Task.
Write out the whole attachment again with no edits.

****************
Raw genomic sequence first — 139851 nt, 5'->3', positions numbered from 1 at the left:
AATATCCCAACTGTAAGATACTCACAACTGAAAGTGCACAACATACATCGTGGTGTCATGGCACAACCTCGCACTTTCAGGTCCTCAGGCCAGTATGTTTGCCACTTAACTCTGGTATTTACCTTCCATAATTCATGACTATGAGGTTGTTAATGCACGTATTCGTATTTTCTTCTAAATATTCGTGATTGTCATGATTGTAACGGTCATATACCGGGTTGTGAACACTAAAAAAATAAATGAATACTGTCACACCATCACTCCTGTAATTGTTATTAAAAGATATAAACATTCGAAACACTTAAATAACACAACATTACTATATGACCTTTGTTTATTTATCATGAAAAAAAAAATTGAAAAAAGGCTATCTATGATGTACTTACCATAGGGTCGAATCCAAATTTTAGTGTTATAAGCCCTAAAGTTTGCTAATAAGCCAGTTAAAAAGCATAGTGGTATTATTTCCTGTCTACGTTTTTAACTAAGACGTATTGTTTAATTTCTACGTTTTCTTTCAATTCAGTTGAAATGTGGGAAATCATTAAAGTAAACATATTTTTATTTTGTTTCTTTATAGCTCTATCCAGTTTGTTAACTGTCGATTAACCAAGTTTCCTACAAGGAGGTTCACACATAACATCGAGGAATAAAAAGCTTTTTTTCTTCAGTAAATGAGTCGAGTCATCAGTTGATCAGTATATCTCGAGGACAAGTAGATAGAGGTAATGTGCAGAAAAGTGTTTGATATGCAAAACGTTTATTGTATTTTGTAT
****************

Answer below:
Raw genomic sequence first — 139851 nt, 5'->3', positions numbered from 1 at the left:
AATATCCCAACTGTAAGATACTCACAACTGAAAGTGCACAACATACATCGTGGTGTCATGGCACAACCTCGCACTTTCAGGTCCTCAGGCCAGTATGTTTGCCACTTAACTCTGGTATTTACCTTCCATAATTCATGACTATGAGGTTGTTAATGCACGTATTCGTATTTTCTTCTAAATATTCGTGATTGTCATGATTGTAACGGTCATATACCGGGTTGTGAACACTAAAAAAATAAATGAATACTGTCACACCATCACTCCTGTAATTGTTATTAAAAGATATAAACATTCGAAACACTTAAATAACACAACATTACTATATGACCTTTGTTTATTTATCATGAAAAAAAAAATTGAAAAAAGGCTATCTATGATGTACTTACCATAGGGTCGAATCCAAATTTTAGTGTTATAAGCCCTAAAGTTTGCTAATAAGCCAGTTAAAAAGCATAGTGGTATTATTTCCTGTCTACGTTTTTAACTAAGACGTATTGTTTAATTTCTACGTTTTCTTTCAATTCAGTTGAAATGTGGGAAATCATTAAAGTAAACATATTTTTATTTTGTTTCTTTATAGCTCTATCCAGTTTGTTAACTGTCGATTAACCAAGTTTCCTACAAGGAGGTTCACACATAACATCGAGGAATAAAAAGCTTTTTTTCTTCAGTAAATGAGTCGAGTCATCAGTTGATCAGTATATCTCGAGGACAAGTAGATAGAGGTAATGTGCAGAAAAGTGTTTGATATGCAAAACGTTTATTGTATTTTGTAT